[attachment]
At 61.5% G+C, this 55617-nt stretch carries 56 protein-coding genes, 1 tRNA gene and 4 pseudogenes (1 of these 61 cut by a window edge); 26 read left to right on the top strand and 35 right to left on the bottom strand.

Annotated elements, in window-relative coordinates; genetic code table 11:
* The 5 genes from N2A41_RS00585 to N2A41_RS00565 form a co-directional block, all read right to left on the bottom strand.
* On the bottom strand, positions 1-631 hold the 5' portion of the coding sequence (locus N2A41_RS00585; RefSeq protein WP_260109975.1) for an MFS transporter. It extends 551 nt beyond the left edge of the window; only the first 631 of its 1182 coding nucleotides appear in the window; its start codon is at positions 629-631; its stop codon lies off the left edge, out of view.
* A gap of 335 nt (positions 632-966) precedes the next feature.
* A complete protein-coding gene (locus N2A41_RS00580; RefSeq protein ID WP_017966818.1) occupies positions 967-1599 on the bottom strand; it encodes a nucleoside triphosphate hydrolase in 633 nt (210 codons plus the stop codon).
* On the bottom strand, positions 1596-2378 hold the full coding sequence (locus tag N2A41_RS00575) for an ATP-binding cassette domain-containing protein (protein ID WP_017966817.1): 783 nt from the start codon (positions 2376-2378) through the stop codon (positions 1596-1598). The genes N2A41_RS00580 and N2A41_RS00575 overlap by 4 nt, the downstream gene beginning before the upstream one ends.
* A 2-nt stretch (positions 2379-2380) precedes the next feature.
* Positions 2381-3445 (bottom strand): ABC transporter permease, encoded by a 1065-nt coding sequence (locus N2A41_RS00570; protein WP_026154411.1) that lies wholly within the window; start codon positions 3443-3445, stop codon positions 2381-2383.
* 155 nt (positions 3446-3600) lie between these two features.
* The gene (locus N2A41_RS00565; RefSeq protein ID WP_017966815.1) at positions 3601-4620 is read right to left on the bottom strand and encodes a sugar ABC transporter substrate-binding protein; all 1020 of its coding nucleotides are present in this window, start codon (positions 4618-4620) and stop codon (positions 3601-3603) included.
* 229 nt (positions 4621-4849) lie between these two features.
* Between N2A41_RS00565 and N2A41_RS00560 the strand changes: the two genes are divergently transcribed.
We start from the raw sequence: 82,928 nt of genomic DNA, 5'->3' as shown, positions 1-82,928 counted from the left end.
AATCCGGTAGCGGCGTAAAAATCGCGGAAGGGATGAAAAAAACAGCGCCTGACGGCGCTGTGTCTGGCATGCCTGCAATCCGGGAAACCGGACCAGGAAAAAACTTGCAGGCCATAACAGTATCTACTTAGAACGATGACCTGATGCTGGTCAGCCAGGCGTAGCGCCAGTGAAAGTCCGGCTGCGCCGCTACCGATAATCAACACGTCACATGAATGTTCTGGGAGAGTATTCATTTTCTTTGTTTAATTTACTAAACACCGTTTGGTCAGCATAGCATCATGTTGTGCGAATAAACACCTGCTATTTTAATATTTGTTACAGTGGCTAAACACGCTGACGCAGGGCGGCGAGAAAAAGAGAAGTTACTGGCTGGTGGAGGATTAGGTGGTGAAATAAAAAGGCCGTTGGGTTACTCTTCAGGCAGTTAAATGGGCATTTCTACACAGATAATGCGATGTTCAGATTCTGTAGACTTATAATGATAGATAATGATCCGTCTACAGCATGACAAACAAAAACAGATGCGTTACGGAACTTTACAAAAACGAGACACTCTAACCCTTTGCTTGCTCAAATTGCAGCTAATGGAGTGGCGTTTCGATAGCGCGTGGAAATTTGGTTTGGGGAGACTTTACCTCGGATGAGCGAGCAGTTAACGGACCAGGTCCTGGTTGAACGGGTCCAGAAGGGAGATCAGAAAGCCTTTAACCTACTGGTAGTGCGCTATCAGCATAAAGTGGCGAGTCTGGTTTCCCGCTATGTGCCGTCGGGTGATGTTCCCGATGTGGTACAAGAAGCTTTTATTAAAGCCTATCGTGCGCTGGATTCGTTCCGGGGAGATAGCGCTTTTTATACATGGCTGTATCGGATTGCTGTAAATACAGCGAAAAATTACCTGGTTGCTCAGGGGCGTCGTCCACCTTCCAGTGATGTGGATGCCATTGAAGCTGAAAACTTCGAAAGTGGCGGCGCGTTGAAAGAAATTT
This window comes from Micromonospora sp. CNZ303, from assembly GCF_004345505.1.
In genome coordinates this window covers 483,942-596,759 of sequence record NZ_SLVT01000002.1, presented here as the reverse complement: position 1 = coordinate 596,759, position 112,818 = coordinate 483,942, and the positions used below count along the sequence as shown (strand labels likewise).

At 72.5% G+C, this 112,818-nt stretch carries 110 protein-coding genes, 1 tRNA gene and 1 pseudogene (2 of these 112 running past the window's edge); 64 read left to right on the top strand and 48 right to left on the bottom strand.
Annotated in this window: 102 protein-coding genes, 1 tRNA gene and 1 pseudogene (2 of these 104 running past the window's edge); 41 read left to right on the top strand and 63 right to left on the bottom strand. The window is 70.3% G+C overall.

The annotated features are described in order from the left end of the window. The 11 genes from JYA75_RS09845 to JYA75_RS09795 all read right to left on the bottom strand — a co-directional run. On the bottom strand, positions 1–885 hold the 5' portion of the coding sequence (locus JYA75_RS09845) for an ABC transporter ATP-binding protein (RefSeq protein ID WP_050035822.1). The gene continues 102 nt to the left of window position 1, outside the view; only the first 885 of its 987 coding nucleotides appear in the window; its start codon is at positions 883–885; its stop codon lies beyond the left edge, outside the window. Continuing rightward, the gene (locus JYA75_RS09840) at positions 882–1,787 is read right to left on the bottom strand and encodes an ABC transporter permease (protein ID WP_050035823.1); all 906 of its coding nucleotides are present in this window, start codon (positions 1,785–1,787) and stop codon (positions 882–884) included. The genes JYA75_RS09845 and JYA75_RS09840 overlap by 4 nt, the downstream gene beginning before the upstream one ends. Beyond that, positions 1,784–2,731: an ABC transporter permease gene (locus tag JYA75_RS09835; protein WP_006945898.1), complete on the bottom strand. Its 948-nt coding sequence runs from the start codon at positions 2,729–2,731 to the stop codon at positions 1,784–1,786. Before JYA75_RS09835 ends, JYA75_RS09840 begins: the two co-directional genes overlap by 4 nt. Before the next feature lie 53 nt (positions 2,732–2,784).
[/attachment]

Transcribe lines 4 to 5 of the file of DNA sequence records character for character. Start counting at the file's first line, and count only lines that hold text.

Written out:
* On the bottom strand, positions 1-631 hold the 5' portion of the coding sequence (locus N2A41_RS00585; RefSeq protein WP_260109975.1) for an MFS transporter. It extends 551 nt beyond the left edge of the window; only the first 631 of its 1182 coding nucleotides appear in the window; its start codon is at positions 629-631; its stop codon lies off the left edge, out of view.
* A gap of 335 nt (positions 632-966) precedes the next feature.